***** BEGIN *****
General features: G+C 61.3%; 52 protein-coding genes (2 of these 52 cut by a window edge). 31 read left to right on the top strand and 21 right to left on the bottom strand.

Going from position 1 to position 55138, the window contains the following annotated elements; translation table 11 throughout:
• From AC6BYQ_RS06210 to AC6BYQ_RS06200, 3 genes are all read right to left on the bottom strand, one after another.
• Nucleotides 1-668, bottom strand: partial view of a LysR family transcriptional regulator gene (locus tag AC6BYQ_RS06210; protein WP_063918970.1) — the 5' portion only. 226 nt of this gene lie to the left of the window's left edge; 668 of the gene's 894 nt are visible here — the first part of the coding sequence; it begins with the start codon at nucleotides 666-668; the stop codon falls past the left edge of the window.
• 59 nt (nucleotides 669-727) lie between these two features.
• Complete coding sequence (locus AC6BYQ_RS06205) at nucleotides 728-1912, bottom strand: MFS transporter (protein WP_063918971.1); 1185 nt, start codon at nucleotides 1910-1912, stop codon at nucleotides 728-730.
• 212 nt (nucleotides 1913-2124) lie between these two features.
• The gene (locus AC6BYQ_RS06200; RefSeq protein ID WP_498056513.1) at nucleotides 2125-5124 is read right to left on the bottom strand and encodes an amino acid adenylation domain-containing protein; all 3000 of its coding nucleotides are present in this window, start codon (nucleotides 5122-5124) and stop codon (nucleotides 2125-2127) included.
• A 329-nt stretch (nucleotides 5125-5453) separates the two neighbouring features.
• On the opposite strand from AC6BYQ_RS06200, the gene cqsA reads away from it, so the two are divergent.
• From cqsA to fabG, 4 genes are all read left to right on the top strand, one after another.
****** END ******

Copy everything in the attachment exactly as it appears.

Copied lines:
General features: G+C 61.3%; 52 protein-coding genes (2 of these 52 cut by a window edge). 31 read left to right on the top strand and 21 right to left on the bottom strand.

Going from position 1 to position 55138, the window contains the following annotated elements; translation table 11 throughout:
• From AC6BYQ_RS06210 to AC6BYQ_RS06200, 3 genes are all read right to left on the bottom strand, one after another.
• Nucleotides 1-668, bottom strand: partial view of a LysR family transcriptional regulator gene (locus tag AC6BYQ_RS06210; protein WP_063918970.1) — the 5' portion only. 226 nt of this gene lie to the left of the window's left edge; 668 of the gene's 894 nt are visible here — the first part of the coding sequence; it begins with the start codon at nucleotides 666-668; the stop codon falls past the left edge of the window.
• 59 nt (nucleotides 669-727) lie between these two features.
• Complete coding sequence (locus AC6BYQ_RS06205) at nucleotides 728-1912, bottom strand: MFS transporter (protein WP_063918971.1); 1185 nt, start codon at nucleotides 1910-1912, stop codon at nucleotides 728-730.
• 212 nt (nucleotides 1913-2124) lie between these two features.
• The gene (locus AC6BYQ_RS06200; RefSeq protein ID WP_498056513.1) at nucleotides 2125-5124 is read right to left on the bottom strand and encodes an amino acid adenylation domain-containing protein; all 3000 of its coding nucleotides are present in this window, start codon (nucleotides 5122-5124) and stop codon (nucleotides 2125-2127) included.
• A 329-nt stretch (nucleotides 5125-5453) separates the two neighbouring features.
• On the opposite strand from AC6BYQ_RS06200, the gene cqsA reads away from it, so the two are divergent.
• From cqsA to fabG, 4 genes are all read left to right on the top strand, one after another.